The mayor of Pittsburgh, a Democrat by the name of Bill Peduto [Email him] ran unopposed for his second term last November and won with 95% of the votes. So, he’s not exactly hanging on by a thread, politically speaking. There is no obvious reason for him to pander to Cultural Marxists or anti-white Cultural Marxists. His decision, based on a recommendation from a highly-biased commission, suggests that he is a Social Justice Warrior himself. He has endorsed replacing the Foster monument with a statue of (what else?) a black woman. His office is accepting suggestions. [City wants statue of African-American woman to replace Stephen Foster monument, Pittsburgh Post-Gazette, Mar 14, 2018]
Of course, he couldn’t just put up a statue of some illustrious black female and leave Stephen Foster alone. He has to replace one with the other. The crassness of his thinking is remarkable. Any black woman will do.
There was a time when someone did something worthy of commemoration, and after a while, private citizens collected money to put up a monument in his honor. Not anymore. Now the city bureaucracy will select an identity group to idolize, and any placeholder will do as its representative. The individual identity of the honoree is irrelevant, as long as she belongs to the correct race. Whoever is chosen as the face of non-white, non-male, her statue will be a phony trophy, a booby prize.
One of the ironies of this drama is that Stephen Foster was a typical Yankee liberal. He supported all the right causes: temperance (“O Comrades Fill No Glass for Me”), abolitionism (“My Old Kentucky Home”), and Lincoln’s war against the South (“We Are Coming, Father Abraham, 300,000 More”). Frederick Douglass (right) the icon of abolitionism, mentioned “My Old Kentucky Home” in his 1855 autobiography and lauded its ability to awaken “sympathies for the slave, in which antislavery principles take root, grow, and flourish.”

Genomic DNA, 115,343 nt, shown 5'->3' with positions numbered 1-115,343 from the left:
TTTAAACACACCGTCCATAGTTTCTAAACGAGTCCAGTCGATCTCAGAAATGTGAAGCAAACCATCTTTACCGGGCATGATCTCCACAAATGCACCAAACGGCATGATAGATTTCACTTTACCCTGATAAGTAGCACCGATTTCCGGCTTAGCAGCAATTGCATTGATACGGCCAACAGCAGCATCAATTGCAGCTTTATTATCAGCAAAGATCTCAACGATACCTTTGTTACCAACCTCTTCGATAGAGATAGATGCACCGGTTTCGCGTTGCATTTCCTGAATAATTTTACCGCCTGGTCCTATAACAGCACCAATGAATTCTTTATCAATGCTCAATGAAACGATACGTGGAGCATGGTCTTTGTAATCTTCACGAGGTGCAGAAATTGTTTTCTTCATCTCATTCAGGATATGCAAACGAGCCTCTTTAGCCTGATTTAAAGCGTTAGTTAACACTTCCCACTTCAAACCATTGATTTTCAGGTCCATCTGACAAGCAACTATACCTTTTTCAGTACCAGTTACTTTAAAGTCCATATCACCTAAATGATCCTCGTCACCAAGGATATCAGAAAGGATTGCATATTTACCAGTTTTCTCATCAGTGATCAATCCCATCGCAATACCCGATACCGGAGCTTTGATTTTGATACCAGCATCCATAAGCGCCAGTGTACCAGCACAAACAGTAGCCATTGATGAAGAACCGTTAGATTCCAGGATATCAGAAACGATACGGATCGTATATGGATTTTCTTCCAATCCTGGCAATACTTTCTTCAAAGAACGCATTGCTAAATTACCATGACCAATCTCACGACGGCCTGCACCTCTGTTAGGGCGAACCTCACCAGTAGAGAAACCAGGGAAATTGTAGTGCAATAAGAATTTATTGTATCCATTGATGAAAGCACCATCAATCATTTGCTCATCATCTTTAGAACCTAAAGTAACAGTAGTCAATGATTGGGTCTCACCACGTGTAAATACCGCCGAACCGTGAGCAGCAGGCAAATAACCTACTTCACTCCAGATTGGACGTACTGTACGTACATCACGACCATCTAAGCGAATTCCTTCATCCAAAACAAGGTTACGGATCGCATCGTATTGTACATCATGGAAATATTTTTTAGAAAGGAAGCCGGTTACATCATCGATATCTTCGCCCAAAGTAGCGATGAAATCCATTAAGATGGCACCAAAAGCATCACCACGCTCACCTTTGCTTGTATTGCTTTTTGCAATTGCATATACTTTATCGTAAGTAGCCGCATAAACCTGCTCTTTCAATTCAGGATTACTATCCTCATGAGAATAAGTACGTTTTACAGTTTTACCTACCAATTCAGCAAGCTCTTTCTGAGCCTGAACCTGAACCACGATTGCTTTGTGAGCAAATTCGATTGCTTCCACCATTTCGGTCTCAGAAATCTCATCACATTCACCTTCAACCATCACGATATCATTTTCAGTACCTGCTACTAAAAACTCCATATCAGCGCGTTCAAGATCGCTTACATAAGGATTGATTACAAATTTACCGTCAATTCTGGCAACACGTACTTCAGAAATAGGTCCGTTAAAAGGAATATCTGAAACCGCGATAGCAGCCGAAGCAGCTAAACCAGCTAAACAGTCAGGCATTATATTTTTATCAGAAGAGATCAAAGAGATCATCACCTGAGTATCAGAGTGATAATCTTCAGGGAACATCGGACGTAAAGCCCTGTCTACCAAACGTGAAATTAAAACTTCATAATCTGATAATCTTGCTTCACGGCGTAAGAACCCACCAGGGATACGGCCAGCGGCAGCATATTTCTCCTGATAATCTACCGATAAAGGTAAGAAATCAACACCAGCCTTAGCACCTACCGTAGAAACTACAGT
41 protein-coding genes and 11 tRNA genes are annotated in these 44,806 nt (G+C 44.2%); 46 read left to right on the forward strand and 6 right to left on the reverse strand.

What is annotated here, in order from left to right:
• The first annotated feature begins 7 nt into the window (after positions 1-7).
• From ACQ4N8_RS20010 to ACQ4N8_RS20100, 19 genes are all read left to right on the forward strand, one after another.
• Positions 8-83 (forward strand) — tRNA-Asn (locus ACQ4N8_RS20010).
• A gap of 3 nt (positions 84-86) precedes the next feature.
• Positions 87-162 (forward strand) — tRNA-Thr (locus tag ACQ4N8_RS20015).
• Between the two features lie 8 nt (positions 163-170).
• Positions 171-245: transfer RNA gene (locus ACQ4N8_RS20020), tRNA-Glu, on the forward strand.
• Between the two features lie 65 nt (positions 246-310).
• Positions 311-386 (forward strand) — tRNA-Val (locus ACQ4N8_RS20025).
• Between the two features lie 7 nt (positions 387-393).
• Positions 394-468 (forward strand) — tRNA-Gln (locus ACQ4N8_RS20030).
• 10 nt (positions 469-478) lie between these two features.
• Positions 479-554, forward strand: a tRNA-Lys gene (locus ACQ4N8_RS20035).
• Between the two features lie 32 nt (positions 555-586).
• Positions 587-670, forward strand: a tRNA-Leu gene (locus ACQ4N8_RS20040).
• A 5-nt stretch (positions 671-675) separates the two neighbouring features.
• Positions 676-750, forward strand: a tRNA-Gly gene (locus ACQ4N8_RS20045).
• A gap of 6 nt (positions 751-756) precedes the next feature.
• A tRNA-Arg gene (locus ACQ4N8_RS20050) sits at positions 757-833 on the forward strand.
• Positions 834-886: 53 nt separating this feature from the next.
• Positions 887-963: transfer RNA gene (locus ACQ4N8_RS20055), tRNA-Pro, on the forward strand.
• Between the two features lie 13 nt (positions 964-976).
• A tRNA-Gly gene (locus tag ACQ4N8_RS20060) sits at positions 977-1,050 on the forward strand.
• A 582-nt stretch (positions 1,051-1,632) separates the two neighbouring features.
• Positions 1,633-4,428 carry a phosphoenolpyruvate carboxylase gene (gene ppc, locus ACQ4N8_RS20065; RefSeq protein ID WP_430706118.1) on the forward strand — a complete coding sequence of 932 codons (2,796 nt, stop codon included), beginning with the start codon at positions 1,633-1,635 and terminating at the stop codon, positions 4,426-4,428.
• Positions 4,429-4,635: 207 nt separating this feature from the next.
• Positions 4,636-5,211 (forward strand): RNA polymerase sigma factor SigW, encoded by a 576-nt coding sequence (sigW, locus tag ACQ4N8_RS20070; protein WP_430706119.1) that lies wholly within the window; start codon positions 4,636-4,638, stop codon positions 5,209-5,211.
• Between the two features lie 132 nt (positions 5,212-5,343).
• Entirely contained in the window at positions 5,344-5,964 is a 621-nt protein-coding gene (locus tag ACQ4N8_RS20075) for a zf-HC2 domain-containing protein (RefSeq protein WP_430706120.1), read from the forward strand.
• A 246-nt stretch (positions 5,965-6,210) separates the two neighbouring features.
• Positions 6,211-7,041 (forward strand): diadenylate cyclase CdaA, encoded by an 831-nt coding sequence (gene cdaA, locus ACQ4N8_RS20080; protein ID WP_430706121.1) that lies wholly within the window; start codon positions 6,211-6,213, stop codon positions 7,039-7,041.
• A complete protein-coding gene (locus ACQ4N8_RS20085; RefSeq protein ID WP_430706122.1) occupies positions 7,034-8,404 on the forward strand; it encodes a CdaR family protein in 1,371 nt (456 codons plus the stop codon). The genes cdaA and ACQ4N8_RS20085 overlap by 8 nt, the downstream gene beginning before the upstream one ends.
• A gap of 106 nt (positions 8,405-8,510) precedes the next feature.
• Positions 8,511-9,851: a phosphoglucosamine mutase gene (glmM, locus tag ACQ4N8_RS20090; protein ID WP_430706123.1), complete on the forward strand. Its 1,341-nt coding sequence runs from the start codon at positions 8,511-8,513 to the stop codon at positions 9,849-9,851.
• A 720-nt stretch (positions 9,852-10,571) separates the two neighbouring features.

But rather than try to parse the programmed rhetoric of the statue’s opponents, let’s consider the symbolic meaning of the monument.
Obviously, at the most literal level, it is about a white composer being inspired by a black musician. At the highest level of abstraction, it represents Apollo and Pan, sky cult and earth cult, written transmission and the oral tradition, Europe and Africa, Yang and Yin. In keeping with the ancient wisdom traditions, these light and dark elements are both necessary. Though opposite, they produce harmony.
In the psychotic world of Leftist ideology, yin has to defeat yang because yang is the dominant white male hierarchy. From an archetypal perspective, the superordinate status of Apollo is neither good nor bad; it’s just the way things are. But the Left is fundamentally at war against the structure of the universe, and it cannot accept that things are as they are.
That’s why the statue had to come down. America will be next.
Barton Cockey, MD [Email him] is a 9th-generation Marylander and an author and lecturer. He has a lifelong interest in the history and traditions of our country and has co-authored a number of books including the illustrated history Baltimore County, Historical Reflections and Favorite Scenes.